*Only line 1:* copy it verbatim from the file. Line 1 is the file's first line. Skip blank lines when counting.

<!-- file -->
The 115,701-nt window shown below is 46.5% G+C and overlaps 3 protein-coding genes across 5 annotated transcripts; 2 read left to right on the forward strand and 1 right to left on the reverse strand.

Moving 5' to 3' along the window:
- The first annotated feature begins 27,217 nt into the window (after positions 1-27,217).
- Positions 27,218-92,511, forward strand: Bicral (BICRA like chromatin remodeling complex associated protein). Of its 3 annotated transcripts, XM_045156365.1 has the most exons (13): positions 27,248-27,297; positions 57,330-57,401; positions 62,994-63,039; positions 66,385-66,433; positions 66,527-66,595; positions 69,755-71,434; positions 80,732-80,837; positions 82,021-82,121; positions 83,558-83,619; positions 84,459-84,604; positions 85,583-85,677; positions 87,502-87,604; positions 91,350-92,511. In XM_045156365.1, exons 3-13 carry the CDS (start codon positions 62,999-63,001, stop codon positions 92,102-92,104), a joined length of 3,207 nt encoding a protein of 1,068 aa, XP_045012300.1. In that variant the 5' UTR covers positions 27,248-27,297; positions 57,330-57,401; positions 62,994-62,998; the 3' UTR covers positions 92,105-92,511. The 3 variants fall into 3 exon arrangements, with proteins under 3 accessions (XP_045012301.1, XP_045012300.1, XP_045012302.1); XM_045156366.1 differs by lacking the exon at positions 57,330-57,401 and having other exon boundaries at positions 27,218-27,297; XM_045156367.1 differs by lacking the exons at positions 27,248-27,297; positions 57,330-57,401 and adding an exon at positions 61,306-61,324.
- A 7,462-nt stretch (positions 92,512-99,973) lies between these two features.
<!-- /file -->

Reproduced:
The 115,701-nt window shown below is 46.5% G+C and overlaps 3 protein-coding genes across 5 annotated transcripts; 2 read left to right on the forward strand and 1 right to left on the reverse strand.